http://www.amazon.com/Shure-SRH1540-Premium-Professional-Headphones/dp/B00FR8DMR8/ref=sr_1_cc_1?s=aps&ie=UTF8&qid=1384596305&sr=1-1-catcorr&keywords=SHure+SRH-1540

 

http://www.amazon.com/Beyerdynamic-Custom-One-Pro-Black/dp/B008XEYT48

 

6) Live with the above system for a while in a typically modest living or family room (apt/condo/small house) and see if you are really missing anything... I would guess only the impact of movies, and then start reading up on this stuff, and plan for around $300-400 for driver and cabinet project, then another $300-400 for servo amp and cables when you are ready.

 

http://gr-research.com/sw-12-04.aspx

http://gr-research.com/a370peq.aspx

http://www.audiocircle.com/index.php?PHPSESSID=bi2ev5irffsel3mnqlbo72mlc1&topic=112798.60

 

This system would be very clean and detailed sounding, great dynamics, very stable imaging in just about any room, point speakers to cross in front of listening position and 2 or 3 people on a couch would have a great virtual center image and room filling music.  Best of both worlds for music and movies if your priority is quality music.  Aside from needing power cables to each monitor speaker, this is a dead simple system that I think outperforms the vast majority of home systems I have heard at twice the price.

 

Good luck on your journey.

 

Greg Jensen


Edited by Greggo - 11/16/13 at 2:42am
post #8 of 20
Quote:
Originally Posted by davidvanderbilt View Post
 

Thanks for the information, that's very interesting. I have seen DIY speakers on parts express, but wasn't sure how any other sites fared. Just out of curiosity why don't you recommend 2.5 or above speakers? I may be getting new speakers here in the near future and have never really strongly considered DIY projects until now.

Here's the deal with 2.5 or 3-way and higher speakers. It's the crossover and coherency. Everything that is put into a speaker are careful compromises. The most important, and most detrimental for us music lovers is the manufacturers must design within a budget. Going DIY eliminates most of that compromise. Second, the most detrimental thing to good sound is a poor crossover. Here's the problem with a great crossover, it costs a mint. The crossover in 2.5 or 3-way speakers is a lossy process, like an mp3. It is an unnatural thing in nature. Third, having several speakers in one box may sound fantastic, but you really lose the pure coherency of the music. Ever walked around a room or outside a room and just "know" you're listening to speakers? That's because you're missing out on the finer harmonics within octaves, among other things not related to speakers. It's a really tricky topic, but if you look at any true audiophile's rig, you will see either a fullrange, or 2-way speaker. The only legendary speakers are fullrange and 2-way. The really good 3-ways or more cost well over $15k a pair and their improvement is only marginal for what you can build at a 10th of the cost. As usual though, don't just take my word for it, do your due diligence and you will find the same.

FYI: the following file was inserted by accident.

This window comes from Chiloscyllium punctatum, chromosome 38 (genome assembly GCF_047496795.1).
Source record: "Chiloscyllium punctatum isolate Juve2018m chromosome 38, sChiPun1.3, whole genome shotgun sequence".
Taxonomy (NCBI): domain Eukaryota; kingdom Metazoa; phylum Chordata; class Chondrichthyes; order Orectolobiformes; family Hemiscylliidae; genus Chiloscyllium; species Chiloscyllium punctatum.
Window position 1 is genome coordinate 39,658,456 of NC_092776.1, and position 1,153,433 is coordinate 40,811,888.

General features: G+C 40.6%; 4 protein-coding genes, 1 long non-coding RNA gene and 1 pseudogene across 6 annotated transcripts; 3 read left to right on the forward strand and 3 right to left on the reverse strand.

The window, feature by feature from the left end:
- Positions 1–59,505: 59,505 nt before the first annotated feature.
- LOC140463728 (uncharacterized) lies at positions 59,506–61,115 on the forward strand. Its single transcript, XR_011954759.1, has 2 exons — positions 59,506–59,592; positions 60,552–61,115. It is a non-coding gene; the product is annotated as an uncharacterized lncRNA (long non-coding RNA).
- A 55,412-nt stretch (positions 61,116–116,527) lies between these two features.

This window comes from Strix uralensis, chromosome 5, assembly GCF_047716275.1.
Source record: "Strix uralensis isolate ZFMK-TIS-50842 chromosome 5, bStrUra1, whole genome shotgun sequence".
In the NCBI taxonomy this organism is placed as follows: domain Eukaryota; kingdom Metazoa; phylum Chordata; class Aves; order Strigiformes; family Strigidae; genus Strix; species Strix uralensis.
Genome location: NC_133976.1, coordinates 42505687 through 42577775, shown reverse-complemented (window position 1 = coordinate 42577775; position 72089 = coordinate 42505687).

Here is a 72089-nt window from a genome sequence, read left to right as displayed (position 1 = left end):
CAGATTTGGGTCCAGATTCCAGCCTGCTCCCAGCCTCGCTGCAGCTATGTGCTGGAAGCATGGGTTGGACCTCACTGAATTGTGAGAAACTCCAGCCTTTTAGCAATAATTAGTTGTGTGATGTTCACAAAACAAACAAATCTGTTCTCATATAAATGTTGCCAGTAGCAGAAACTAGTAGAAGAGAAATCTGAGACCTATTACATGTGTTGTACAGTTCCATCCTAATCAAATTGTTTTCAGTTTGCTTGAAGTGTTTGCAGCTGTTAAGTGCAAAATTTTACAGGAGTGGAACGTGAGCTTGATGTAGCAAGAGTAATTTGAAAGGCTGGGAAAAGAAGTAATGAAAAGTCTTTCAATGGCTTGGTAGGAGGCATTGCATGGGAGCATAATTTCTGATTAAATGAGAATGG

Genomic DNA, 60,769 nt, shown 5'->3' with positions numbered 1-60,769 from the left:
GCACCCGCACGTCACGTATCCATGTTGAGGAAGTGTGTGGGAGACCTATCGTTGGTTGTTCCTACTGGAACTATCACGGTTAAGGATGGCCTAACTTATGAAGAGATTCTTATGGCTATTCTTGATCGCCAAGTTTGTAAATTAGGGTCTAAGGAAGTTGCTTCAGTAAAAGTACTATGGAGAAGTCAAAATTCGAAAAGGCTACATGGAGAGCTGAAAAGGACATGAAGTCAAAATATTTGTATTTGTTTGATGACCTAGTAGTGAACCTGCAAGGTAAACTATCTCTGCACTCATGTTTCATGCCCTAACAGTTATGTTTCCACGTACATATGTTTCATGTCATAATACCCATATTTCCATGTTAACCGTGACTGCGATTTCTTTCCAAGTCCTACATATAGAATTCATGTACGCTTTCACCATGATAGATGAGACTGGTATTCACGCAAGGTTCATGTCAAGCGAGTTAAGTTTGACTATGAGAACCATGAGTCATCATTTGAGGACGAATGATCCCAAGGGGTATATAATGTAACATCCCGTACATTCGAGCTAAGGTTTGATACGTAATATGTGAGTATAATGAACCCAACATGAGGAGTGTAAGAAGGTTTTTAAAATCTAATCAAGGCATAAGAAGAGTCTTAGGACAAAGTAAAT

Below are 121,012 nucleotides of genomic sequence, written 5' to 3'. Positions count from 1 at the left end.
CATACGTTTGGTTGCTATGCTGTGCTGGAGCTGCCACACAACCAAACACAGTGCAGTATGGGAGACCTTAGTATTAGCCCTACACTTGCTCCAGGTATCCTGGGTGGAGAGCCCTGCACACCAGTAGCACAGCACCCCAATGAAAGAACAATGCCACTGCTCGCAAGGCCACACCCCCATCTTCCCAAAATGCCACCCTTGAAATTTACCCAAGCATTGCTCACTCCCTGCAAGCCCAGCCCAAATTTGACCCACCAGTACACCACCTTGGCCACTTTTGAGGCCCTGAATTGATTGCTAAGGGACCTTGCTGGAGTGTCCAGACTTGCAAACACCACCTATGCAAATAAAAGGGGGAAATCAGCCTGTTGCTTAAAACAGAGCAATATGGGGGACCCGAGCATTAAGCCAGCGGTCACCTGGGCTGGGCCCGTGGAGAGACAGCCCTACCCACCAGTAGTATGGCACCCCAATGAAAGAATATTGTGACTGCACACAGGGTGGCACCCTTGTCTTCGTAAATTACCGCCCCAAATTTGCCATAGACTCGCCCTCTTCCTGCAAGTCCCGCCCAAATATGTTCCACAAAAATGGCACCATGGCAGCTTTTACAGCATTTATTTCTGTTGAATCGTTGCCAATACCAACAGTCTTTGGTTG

post #9 of 20
Between adam audio a7x, a good dac And a good sub with stands and cables, you are already out close to usd 2500.
post #10 of 20
Quote:
Originally Posted by techboy View Post

Between adam audio a7x, a good dac And a good sub with stands and cables, you are already out close to usd 2500.

I have to be honest here. There couldn't hardly be any worse of a recommendation. You are recommending him a nearfield monitor for a traditional 2.1 system? really?

post #11 of 20